Strategic Steps Brick and Mortar Retailers Must Follow to Avoid Risks of Bankruptcy

It doesn’t take a financial wizard to know that retailers throughout the United States have been facing significant challenges. We all have heard the news over the past year of popular retail chains that have closed their doors or announced major restructuring plans calling for a shrinkage in the number of store locations.

Competition from E-commerce Retailers – The fastest growth in retail is online. Amazon accounts for two-thirds of that growth. In 2016, online sales accounted for nearly 16% of retail purchases.

Complex Supply Chains – Increasingly, supply chains stretch around the globe.

Rising Labor Costs – The improving economy has resulted in competition for employee and increased wages.

Changing Consumer Spending Habits – Consumers are shifting spending habits from tangible personal products to services like travel, restaurants, and fitness.

Increased Pricing Pressure and Competition – Led by Amazon and Walmart and their economies of scale along with the transparencies offered by online price comparison, retailers are feeling an ever-increasing squeeze on their pricing margins.

“What are the solutions for brick and mortar stores,” you might ask? Taking a proactive stance is the best guard against financial distress. Stores must identify and implement operational improvements geared to improve liquidity and financial performance.

Four areas of attention are warranted:

  • Inventory – Maintaining a lean inventory of only products that are selling is critical! Products that are not selling should be resigned to the secondary market using E&O (excess or obsolete) partners. Sophisticated forecasting tools, when combined with a well-thought-out supply chain, further enables retailers to maintain lower inventory levels and reduce working capital requirements.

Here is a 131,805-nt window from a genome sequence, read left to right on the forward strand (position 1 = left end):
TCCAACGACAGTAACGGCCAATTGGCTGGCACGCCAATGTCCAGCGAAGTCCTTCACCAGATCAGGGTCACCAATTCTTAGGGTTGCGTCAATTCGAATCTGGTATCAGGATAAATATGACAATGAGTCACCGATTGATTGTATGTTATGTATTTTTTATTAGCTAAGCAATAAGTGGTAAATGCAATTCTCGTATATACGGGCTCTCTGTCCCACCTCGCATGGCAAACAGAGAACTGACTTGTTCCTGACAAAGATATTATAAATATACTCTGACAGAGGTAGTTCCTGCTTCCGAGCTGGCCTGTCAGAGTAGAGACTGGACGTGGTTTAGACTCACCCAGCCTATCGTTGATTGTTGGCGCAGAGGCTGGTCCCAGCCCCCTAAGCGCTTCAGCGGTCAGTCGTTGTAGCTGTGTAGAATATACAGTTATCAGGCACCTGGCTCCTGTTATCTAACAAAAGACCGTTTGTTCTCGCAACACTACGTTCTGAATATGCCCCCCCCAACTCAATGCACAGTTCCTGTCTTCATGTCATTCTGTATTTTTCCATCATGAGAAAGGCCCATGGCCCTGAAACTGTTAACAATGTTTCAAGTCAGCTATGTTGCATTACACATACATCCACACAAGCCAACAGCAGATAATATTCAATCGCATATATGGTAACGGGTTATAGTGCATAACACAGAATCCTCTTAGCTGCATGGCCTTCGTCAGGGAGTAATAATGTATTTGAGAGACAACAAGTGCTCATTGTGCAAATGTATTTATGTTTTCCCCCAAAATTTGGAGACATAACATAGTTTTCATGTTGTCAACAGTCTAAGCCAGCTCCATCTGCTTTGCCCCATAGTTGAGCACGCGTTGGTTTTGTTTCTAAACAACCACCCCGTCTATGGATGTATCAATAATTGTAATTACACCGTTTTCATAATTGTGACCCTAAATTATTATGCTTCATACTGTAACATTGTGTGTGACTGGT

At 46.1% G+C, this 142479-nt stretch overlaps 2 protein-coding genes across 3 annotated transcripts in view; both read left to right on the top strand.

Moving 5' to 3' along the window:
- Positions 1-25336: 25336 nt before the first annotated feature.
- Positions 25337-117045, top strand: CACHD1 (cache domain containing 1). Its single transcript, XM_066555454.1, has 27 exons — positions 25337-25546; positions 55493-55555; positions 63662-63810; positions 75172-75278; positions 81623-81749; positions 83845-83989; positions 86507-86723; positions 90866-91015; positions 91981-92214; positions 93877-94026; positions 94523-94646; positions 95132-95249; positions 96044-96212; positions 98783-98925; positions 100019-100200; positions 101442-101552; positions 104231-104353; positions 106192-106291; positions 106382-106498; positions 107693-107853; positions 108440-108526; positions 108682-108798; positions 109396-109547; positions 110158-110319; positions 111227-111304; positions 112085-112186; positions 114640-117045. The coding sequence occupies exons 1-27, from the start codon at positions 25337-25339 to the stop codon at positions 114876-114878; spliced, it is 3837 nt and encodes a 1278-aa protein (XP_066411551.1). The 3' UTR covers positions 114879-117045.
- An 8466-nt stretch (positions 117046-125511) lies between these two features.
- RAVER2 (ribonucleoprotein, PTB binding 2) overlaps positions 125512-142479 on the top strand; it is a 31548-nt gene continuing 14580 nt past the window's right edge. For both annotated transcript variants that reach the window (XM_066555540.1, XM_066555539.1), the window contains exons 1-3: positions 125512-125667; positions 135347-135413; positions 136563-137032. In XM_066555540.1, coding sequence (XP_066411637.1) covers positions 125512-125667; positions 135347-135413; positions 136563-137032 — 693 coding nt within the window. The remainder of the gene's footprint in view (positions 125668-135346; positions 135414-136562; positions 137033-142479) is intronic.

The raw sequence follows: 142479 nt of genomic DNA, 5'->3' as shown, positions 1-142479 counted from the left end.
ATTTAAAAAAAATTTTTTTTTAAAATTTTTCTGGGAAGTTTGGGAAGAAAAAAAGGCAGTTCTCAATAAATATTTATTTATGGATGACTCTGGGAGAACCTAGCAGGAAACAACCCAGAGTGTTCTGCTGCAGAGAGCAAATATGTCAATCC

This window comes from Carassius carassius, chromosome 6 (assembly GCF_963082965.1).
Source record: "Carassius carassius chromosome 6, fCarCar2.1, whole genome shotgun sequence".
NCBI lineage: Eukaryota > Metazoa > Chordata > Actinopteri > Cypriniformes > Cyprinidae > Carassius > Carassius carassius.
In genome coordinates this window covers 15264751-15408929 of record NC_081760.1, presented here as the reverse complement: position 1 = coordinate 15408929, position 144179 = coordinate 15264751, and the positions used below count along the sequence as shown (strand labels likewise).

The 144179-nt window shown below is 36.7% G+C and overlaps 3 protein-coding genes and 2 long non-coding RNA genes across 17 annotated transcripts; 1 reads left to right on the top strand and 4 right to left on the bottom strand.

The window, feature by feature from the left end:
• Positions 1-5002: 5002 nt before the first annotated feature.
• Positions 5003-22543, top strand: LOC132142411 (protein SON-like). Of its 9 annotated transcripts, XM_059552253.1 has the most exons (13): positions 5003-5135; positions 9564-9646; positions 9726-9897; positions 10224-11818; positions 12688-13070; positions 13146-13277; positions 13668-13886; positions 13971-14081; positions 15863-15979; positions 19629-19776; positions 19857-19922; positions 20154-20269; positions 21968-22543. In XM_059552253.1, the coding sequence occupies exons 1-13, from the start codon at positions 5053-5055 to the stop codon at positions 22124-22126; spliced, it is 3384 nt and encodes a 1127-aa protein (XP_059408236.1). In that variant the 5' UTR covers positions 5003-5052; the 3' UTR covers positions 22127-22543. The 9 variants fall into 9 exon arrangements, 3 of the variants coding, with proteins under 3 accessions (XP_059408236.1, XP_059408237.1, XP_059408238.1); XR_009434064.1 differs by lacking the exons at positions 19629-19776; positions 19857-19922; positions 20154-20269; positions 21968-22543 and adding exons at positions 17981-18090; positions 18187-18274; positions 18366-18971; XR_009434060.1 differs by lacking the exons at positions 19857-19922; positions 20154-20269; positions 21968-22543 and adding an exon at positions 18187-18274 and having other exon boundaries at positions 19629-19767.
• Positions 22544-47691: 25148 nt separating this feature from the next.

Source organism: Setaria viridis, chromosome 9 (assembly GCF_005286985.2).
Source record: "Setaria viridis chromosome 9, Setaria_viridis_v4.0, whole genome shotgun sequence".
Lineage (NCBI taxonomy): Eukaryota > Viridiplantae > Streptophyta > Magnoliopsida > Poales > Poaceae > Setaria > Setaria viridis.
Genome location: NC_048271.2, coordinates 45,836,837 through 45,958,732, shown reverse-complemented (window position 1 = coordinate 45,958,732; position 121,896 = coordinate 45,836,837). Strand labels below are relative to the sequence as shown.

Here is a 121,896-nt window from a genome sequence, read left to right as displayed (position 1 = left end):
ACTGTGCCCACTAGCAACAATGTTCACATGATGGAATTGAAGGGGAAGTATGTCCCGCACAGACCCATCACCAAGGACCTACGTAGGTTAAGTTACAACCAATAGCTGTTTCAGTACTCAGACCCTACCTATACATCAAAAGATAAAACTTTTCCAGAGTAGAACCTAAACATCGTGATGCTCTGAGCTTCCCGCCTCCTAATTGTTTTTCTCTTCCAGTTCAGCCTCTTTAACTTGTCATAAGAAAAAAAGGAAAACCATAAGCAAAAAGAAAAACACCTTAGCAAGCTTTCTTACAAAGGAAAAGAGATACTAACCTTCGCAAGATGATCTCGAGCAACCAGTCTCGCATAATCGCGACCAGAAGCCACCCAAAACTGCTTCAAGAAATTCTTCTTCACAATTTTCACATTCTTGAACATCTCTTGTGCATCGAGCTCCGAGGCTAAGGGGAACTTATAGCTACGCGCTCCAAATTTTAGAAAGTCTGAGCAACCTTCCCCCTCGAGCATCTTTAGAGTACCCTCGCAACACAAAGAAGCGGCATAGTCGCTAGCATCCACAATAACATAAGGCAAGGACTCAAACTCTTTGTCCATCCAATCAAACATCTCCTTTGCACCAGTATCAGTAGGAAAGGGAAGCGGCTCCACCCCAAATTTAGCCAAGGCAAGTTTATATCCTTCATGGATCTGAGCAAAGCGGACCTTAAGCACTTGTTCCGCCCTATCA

• A Laser-Focused Analysis of Each Store’s EBITDA – Financially distressed store locations should be considered for closing quickly to stem the bleeding and improve cash flow.
  • Analyze promotions and discounts – Instead of implementing broad, ubiquitous discounts among all store locations, analyze the local market to understand the effectiveness of discounts and promotions. Deploy them judiciously to bring much-needed dollars to the bottom line.
  • Analyze the Corporate Overhead – Look closely at general and administrative overhead to identify and eliminate non-value added positions. Instead, delegate activities at the store-level where possible.

Brick and mortar retailers will continue to face formidable issues in 2017 and beyond. But following these proactive measures will help them stay out of bankruptcy and remain viable and flourish.

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